Dr. Henrik Sorensen changed his title into: "ESOTERIC BUDDHISM AT THE CROSS-ROADS: RELIGIOUS DYNAMICS AT DUNHUANG, 9–10TH CENTURIES".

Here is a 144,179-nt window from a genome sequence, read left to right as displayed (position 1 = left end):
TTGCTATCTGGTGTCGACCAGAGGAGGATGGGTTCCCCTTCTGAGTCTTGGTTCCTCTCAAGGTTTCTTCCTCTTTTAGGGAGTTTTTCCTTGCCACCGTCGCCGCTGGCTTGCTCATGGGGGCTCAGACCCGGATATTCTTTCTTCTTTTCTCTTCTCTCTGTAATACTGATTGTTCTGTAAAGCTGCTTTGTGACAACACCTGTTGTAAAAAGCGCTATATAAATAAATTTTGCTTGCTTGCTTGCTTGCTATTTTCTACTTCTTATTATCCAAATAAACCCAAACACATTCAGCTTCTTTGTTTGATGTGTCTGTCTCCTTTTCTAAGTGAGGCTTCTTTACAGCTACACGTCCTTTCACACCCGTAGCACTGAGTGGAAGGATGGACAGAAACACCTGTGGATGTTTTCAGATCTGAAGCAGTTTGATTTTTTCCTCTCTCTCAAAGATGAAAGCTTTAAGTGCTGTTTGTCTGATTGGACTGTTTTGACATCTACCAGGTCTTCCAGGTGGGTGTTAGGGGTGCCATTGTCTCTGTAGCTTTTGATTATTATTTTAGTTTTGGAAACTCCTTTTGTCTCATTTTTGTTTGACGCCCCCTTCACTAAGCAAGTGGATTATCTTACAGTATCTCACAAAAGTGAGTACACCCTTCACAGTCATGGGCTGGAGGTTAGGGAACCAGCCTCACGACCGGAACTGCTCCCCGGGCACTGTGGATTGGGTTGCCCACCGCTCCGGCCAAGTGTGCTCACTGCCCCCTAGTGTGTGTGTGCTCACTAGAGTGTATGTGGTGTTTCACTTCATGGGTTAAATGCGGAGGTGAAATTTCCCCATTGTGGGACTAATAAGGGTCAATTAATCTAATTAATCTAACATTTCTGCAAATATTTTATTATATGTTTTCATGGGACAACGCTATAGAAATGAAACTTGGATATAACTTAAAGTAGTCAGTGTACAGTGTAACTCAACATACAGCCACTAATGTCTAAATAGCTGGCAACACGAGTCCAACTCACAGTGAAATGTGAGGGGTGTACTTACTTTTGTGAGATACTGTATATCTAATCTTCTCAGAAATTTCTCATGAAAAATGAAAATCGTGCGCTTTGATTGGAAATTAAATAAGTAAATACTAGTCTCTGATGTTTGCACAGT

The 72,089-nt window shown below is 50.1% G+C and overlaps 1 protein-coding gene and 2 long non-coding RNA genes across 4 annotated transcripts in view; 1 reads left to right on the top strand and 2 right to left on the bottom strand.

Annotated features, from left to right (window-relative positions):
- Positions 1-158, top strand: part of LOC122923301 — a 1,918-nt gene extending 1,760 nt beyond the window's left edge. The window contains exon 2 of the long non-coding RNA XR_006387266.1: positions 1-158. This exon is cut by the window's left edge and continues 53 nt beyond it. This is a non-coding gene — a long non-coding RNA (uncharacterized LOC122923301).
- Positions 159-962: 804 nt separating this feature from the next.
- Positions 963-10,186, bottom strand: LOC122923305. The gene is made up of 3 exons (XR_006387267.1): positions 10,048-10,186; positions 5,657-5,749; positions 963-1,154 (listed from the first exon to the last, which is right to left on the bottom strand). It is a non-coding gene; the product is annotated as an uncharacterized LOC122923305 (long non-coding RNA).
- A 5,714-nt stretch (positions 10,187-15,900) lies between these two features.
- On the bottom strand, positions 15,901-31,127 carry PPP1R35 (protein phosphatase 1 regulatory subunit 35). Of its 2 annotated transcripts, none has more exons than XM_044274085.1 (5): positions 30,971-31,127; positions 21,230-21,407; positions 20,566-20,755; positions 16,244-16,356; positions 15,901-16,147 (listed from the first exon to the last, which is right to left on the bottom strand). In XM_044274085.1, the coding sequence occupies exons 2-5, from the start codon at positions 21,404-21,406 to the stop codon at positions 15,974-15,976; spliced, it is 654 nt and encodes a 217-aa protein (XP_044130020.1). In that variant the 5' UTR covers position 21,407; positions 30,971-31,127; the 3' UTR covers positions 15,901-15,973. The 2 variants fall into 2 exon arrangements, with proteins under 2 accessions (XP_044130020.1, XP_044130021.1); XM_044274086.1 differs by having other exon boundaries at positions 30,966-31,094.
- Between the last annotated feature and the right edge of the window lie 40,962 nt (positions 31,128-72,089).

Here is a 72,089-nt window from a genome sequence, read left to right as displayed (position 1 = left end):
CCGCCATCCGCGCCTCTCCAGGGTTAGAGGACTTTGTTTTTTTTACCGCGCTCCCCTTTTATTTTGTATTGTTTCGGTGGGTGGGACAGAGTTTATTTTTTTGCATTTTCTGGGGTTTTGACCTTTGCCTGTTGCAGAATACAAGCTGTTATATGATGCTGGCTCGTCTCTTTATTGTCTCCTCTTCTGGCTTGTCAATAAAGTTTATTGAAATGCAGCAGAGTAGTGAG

Since the research consortium in Bochum is concerned to untangle also building blocks that constitute religious transfer processes, this workshop aims to explore the case study of the formation of Buddhisms, particularly Tantric Buddhism, in Eastern Central Asia. It seeks to investigate local contributions to Buddhism as the tradition spread through a network of Buddhist hubs along the Eastern Central Asia between the 9th and the 13th centuries – a period that was a time of creative upheaval between the demise of the great empires of the Uighurs (840), the Tibetans (848) and the Chinese (fall of Tang in 906) and the Mongolian conquest of large parts of Eurasia (ca. 1227-1241). During these centuries of local rule at various oases (e.g. Dunhuang, Guazhou, Liangzhou, etc.) different ethnic groups such as the Tibetans, Chinese, Uighurs and Tanguts contributed to the development of Buddhisms. The workshop will examine the relations and power relations between these ethnic groups and various oases in the formation of local expressions of Buddhism that later partly turned into mainstream in Tibet and China. In other words: the workshop would test the hypothesis if the particular space and time of interest were prerequisites to allow for a creative development of Buddhisms. To narrow the perspectives, an emphasis should be on textual and visual transfer processes of Buddhist traditions and on the different ethnic cultural agents. The workshop is thus organised in four sections: (1) an introductory part “circumstances for transfer processes along the Silk Road” to give an overview of the how political, economy and cultural factors shaped Central Asian oases as Buddhist hubs; (2) a section on “textual transfer” to elaborate on textual transmission – also between the different ethnic groups and oases; (3) a section on “visual transfer” to explore the making of Buddhist art at various sites; and (4) a section on “transfer agents” that would illustrate how Chinese, Tibetans, Uighurs and Tanguts contributed to particular local textual and/or visual forms of Buddhism.